A Traditional IRA allows eligible individuals to make annual contributions of up to $5,500 or 100% of compensation, whichever is less. Contributions may be tax deductible, depending on adjusted gross income (AGI), tax filing status, and participation in an employer-sponsored retirement plan. Any earnings may grow tax deferred until withdrawn. Individuals age 50 or over may make additional, or “catch-up”, contributions to their Traditional IRA of up to $1,000.
Who is eligible?
- Individuals who are ineligible to contribute to a Roth IRA due to adjusted gross income limits
- Individuals with compensation who are under the age of 70½
- Nonworking spouses who file a joint tax return
- Distributions from 403(b) plans, may be rolled over to a Traditional IRA for municipal workers.
- Distributions from 457 plans may be rolled over to a Traditional IRA for hospital workers and teachers.
- Distributions from 401(k) plans may be rolled over to a Traditional IRA
A Roth IRA allows eligible individuals to make annual contributions of up to $5,500 or 100% of compensation, whichever is less, depending on filing status and adjusted gross income (AGI). The greatest advantage of a Roth IRA is that it may enable individuals’ contributions to accumulate tax free. This means that eligible Roth IRA owners won’t pay taxes on any earnings in their accounts, provided certain conditions are met.
- Contributions are made after taxes.
- Allows annual contributions to be withdrawn at any time, tax free and penalty free, and earnings can be withdrawn tax free after just five years, provided certain conditions are met.
- Individuals age 50 or over (by December 31 of the calendar year for which the contribution relates) may make additional, or “catch-up”, contributions to their Roth IRA of up to $1,000.
- Investors can convert Traditional IRA, Rollover IRA, SEP-IRA, or SIMPLE IRA (after two-year period) assets to a Roth IRA if your modified AGI does not exceed certain maximums.
A Rollover IRA plan allows you to take control of the money you have in a former employer’s retirement plan. This type of retirement account is usually made after one leaves his/her job.
- Tax-free if done properly.
- Eligible distributions can be rolled over to a Rollover IRA — which will enable them to:
- Maintain their retirement savings in a tax-deferred account.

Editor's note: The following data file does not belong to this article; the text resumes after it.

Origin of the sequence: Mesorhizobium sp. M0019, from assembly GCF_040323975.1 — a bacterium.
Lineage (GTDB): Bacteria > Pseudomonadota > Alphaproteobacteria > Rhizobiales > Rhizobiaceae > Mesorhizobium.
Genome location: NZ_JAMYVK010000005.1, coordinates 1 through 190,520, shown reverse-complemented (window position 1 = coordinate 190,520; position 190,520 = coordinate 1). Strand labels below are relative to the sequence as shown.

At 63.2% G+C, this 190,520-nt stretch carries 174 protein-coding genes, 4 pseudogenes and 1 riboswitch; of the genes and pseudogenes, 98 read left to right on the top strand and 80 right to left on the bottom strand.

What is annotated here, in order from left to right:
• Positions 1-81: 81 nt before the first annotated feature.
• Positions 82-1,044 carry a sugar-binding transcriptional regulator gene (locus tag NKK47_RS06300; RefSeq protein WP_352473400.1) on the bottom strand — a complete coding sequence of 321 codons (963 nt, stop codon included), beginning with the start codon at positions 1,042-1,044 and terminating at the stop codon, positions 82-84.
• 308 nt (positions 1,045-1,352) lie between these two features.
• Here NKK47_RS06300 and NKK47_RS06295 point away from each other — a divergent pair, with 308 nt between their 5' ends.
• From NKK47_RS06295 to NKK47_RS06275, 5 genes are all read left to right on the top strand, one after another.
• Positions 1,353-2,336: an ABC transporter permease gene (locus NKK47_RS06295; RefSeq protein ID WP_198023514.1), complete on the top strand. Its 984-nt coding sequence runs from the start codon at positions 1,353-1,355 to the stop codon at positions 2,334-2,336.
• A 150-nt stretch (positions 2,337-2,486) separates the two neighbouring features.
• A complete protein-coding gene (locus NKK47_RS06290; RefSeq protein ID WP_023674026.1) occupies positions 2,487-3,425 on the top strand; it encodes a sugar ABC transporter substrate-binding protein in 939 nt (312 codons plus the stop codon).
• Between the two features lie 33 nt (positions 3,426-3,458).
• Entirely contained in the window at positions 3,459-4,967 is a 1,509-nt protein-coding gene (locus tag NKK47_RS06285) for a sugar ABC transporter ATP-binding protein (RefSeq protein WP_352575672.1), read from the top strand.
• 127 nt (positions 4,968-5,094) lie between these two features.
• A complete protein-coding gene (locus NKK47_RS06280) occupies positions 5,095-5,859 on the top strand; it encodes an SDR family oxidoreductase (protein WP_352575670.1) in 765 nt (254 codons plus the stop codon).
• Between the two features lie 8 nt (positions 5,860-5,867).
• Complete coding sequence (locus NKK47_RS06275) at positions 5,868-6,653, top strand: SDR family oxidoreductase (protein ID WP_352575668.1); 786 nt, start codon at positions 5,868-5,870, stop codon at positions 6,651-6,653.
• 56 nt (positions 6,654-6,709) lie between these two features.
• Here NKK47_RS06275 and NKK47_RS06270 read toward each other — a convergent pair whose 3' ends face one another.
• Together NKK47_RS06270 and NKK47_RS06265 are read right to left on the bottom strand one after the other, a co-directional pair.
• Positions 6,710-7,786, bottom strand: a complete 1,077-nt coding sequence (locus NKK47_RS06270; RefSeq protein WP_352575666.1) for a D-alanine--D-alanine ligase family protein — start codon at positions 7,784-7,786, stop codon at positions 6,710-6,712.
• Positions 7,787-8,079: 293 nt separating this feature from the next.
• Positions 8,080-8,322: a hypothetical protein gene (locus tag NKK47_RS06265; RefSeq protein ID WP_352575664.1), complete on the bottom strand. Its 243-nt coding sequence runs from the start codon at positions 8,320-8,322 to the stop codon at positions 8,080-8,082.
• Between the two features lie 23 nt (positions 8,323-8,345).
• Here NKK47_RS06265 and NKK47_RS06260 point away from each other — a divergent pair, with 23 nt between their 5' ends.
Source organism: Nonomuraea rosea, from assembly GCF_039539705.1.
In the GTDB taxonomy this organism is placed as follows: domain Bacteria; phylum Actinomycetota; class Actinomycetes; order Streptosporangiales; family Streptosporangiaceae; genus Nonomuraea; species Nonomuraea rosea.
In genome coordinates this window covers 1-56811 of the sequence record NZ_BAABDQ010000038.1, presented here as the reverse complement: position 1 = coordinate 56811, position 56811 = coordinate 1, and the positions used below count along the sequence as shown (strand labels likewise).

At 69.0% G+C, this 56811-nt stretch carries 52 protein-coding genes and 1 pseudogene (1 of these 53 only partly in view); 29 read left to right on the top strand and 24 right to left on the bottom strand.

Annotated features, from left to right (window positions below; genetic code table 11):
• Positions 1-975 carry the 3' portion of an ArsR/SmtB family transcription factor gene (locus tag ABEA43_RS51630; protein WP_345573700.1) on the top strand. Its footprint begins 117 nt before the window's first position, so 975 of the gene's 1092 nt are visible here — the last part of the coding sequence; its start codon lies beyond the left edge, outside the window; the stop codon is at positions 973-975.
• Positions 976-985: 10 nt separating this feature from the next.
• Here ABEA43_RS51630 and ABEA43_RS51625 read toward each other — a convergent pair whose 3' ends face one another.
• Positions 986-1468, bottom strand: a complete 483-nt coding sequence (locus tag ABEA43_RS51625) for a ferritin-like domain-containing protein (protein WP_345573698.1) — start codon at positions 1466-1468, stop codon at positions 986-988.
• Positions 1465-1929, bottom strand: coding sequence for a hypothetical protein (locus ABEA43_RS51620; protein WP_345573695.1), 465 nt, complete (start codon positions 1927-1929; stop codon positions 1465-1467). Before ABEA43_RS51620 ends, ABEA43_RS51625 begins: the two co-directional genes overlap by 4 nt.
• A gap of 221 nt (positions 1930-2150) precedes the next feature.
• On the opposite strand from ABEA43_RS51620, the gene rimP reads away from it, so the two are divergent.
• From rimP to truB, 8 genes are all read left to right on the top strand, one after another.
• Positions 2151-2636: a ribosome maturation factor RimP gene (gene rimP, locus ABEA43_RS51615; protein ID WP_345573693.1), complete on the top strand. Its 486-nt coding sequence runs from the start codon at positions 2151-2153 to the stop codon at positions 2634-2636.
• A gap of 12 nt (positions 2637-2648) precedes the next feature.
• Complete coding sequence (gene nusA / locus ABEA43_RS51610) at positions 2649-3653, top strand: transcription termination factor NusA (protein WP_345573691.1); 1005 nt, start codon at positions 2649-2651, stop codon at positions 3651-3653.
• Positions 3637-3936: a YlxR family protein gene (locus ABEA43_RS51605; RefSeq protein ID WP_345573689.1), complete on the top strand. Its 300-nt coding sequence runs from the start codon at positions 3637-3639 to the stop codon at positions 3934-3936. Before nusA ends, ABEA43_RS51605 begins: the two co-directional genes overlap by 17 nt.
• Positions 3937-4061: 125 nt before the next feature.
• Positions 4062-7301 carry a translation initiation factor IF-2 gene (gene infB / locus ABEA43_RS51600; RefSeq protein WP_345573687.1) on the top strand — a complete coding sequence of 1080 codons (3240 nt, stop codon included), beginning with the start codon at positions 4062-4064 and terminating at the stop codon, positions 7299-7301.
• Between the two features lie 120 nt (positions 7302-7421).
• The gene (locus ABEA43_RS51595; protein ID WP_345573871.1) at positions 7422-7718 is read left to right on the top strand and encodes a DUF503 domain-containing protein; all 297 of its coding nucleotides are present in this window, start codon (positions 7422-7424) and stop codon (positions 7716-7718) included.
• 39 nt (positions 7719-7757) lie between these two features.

- Avoid penalties and taxes for any early distributions they may receive from their employer-sponsored retirement plans
- Allow their account earnings to continue to accumulate on a tax-deferred basis
- Enjoy the convenience of having their retirement assets in one account
The Education IRA accumulates tax-deferred earnings to pay education expenses, which may be withdrawn tax-free. The account may be established for a child under 18.
- Qualified education expenses have been broadened to include elementary and secondary school.
- Covered expenses include tuition, fees, tutoring, books, supplies, board and uniforms.
Simplified Employee Pension Plans
A SEP-IRA (Simplified Employee Pension Plan) is a tax-deferred retirement plan designed for self-employed individuals, independent contractors, or small-business owners seeking to create a retirement plan for themselves and/or to provide a valuable benefit for employees. Employer and employee contributions to the SEP plan are deductible as a business expense and receive tax-deferred growth. Contributions can be made up until the employer’s tax filing deadline, including extensions.
- An employer’s deduction limit is 25% of Adjusted Gross Income (AGI).
- The maximum contribution allowed by a participant is the lesser of $52,000 or 25% of his/her compensation.
- Distributions from 403 (b) plans and 457 plans may be rolled over to a SEP plan.
- Small business owners receive a tax credit of up to $500 for startup costs for each of the first 3 years of a SEP plan established.
A Savings Incentive Match Plan for Employees Plan is a tax-deferred retirement plan for small employers with 100 or fewer employees, which allows employee salary reduction contributions and employer matching contributions. An employer must either match 100% of each employee’s elective compensation regardless of whether he or she makes an elective contribution. Contributions can be made up to the employer’s tax-filling deadline, including extensions.
- Salary deferral limit of $12,000
- Taxpayers age 50 and older may make catch-up contributions of $2,500.
- Small business owners receive a tax credit of up to $500 for start-up costs for each of the first 3 years of a SIMPLE plan established on or after Jan 1 2002.
An Individual (k) or Single (k) plan capitalizes on recent tax law changes, allowing owner-only businesses to enjoy the same benefits of larger company 410(k) plans. They have higher contribution limits than SEP-IRAs and SIMPLE-IRAs, allowing you to invest more now to potentially reach your retirement goal faster.
- High tax-deductible limits – up to $52,000 annually.
- Immediate vesting.
- “Catch-up” contribution of up to $5,500 for those ages 50 and older.
- Retirement asset consolidation.
- Access to loans